John Stewart, Guy Gardner, and the rest of the “lost” Green Lanterns continue to traverse a universe that is unlike their own. In “Green Lantern: Lost Army” #3, they are aided by a being named Relic who was an antagonist of theirs back in the “real” universe. We are caught up to speed on the Lanterns’ past dust-up with Relic in a natural way by writer Cullen Bunn without dragging the issue down with exposition. Bunn juggles all the Lanterns in a fun way and is able to give each of them a distinct voice. Stewart is clearly the star of this series and Bunn’s effort at showing a leader who is strong and focused in a directionless world is pulled off with success. This is a fun space yarn.

    Continued below

    “Green Lantern: Lost Army” #3 is further proof that Jesus Saiz is one of the best one-man artistic teams in comics. His art and colors in this issue bursts off the page in an ethereal and three dimensional way. The color palette and the technique in which he colors imbues his art with rich and dynamic textures that bring even conversations between characters to brilliant life. The emotions Saiz draws from his characters are complex and uniquely his, from Stewart’s steely determination to Gardner’s whispered yelling through clenched teeth.

    Cliff Richards, along with colorist Michael Atiyeh, fill in for Saiz on seven pages without jarring interruption. Richards’ art is close enough to that of Saiz and Atiyeh’s coloring is similar to Saiz as well. You can clearly see Atiyeh’s attempt at replicating Saiz’s coloring technique while Richards’ scenes of cosmic battle are fluid and of high quality. If there had to be a fill-in for some pages, Richards and Atiyeh are more than competent at the job.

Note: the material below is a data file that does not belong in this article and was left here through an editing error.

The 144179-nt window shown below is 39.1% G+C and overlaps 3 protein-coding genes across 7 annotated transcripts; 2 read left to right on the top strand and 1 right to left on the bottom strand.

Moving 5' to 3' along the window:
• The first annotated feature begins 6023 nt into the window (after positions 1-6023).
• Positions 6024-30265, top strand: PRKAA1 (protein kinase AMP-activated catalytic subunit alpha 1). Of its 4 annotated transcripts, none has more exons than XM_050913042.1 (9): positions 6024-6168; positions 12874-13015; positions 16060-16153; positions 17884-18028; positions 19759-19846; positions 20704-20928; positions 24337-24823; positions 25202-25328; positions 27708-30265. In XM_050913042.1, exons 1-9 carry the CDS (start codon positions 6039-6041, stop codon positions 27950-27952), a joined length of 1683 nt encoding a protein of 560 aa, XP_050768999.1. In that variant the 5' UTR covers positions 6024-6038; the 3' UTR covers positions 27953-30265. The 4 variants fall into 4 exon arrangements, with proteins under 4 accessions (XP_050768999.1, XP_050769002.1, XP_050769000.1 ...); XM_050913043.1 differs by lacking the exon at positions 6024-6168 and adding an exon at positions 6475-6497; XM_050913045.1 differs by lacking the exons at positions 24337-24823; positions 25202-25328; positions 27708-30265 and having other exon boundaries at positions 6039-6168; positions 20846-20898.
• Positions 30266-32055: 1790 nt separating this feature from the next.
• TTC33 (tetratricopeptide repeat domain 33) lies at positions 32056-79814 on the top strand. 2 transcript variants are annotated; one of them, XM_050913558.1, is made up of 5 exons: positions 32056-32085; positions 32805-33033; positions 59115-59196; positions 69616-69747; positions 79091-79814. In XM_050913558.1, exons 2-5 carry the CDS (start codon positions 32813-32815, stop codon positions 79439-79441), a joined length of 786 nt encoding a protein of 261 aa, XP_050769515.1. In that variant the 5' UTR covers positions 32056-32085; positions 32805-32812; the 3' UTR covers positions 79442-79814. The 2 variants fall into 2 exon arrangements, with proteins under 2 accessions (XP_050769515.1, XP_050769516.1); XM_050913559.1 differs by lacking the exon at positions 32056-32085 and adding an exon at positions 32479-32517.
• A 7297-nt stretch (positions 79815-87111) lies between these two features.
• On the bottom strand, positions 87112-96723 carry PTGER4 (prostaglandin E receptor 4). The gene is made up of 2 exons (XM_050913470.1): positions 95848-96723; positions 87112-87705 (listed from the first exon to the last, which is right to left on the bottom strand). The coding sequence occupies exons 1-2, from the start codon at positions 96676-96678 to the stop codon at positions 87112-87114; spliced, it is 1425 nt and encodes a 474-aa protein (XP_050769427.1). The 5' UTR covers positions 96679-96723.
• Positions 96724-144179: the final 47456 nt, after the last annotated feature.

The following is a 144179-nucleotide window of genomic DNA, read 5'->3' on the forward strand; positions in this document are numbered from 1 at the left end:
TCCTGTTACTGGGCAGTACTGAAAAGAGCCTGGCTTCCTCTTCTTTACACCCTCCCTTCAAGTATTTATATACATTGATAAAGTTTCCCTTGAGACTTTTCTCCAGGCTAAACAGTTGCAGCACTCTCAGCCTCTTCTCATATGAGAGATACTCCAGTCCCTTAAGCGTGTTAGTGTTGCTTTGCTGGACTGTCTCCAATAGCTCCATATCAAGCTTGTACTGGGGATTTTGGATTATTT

It’s refreshing to see this and the main “Green Lantern” book take chances and go in directions that aren’t loved by everyone. In “Green Lantern: Lost Army” #3, Bunn demonstrates he is heading toward something that could possibly be mind-blowing. So far, the journey is worth taking.

    Final Verdict: 7.0 – “Green Lantern: Lost Army” #3 is another solid issue with the build-up enough to keep us intrigued to continue with this new series.

    Justice League #43
    Written by Geoff Johns
    Illustrated by Jason Fabok
    Reviewed by Brian Salvatore

    Between the Jason Fabok cinematic scope and the Geoff Johns love of DC Universe lore, “Justice League” is finally starting to read like the flagship title it was always supposed to be. Except, it seems, that DC has moved on, making this book feel a bit like the coda to the New 52 – which I am absolutely ok with.

    The New 52 began with “Justice League” #1 and Darkseid, and it, ceremonially, ends with Darkseid and the Justice League again. Looking at the crew making up the main League roster, only Cyborg and the Flash didn’t undergo major changes with the ‘DC You’ promotion (not counting Power Ring or Shazam, who aren’t featured in any other books), and so this is the last gasp of these characterizations, too. If and when Bruce Wayne comes back, if Clark Kent ever gets his identity back, if Diana can stop changing costumes every few months, they probably won’t look/act like this ever again.

    And yet, we get Batman sitting on the Mobius Chair, so this isn’t exactly a pat Justice League story, either.

    A big part of that is due to Jason Fabok, who continues to be one of the most interesting ‘big book’ artists working today. In many ways, Fabok is an avatar of the New 52, also – after getting his start on “Detective Comics,” he quickly moved over to “Batman Eternal,” and helped usher in one of the finest Batman stories in a long time, and helped make DC’s return to weekly comics really work. Multiversity contributor Walt Richardson is fond of calling Fabok a ‘timelier and better David Finch,’ and that’s spot on. He has Finch’s flair for big sequences and cinematic tones, but isn’t frequently delayed, and creates work with less variance in quality – good Finch work is great, but bad Finch work is unreadable.